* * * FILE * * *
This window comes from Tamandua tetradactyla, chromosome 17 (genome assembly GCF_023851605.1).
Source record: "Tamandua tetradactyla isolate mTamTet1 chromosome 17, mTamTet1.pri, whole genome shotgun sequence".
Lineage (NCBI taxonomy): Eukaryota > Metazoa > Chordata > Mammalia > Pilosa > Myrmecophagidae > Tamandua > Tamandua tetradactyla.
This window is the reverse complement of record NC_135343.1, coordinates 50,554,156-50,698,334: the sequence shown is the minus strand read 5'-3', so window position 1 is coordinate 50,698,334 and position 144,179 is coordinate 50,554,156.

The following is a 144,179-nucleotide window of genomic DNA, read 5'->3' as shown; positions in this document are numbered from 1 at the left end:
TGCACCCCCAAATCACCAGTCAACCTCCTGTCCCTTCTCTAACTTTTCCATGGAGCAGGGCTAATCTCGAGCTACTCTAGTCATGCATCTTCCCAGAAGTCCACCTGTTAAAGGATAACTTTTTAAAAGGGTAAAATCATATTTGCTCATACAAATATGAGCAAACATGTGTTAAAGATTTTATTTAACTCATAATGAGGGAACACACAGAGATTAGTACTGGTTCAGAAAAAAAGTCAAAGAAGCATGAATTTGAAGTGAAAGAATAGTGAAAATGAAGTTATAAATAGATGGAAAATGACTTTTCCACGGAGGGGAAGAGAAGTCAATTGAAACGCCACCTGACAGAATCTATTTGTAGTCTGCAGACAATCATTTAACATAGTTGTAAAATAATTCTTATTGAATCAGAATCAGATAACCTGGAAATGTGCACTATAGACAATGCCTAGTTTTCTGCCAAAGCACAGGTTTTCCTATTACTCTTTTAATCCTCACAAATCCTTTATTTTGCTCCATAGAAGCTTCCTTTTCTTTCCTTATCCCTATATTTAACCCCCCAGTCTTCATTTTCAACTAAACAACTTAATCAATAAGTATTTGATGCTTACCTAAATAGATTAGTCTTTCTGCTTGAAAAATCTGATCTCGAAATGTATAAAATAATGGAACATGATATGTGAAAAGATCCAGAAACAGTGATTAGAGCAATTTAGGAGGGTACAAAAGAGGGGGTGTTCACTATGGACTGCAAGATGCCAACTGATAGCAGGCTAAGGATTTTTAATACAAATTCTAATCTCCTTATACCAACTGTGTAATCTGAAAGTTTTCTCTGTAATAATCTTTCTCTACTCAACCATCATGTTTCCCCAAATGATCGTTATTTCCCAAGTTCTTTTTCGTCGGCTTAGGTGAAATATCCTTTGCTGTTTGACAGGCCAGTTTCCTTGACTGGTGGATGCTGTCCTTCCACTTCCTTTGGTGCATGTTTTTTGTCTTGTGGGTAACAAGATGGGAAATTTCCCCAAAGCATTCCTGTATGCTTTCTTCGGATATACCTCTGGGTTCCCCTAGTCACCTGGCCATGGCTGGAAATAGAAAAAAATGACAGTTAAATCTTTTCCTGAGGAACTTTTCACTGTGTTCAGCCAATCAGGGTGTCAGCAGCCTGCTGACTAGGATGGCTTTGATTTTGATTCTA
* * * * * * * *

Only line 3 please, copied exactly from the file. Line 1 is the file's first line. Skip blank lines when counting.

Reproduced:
Lineage (NCBI taxonomy): Eukaryota > Metazoa > Chordata > Mammalia > Pilosa > Myrmecophagidae > Tamandua > Tamandua tetradactyla.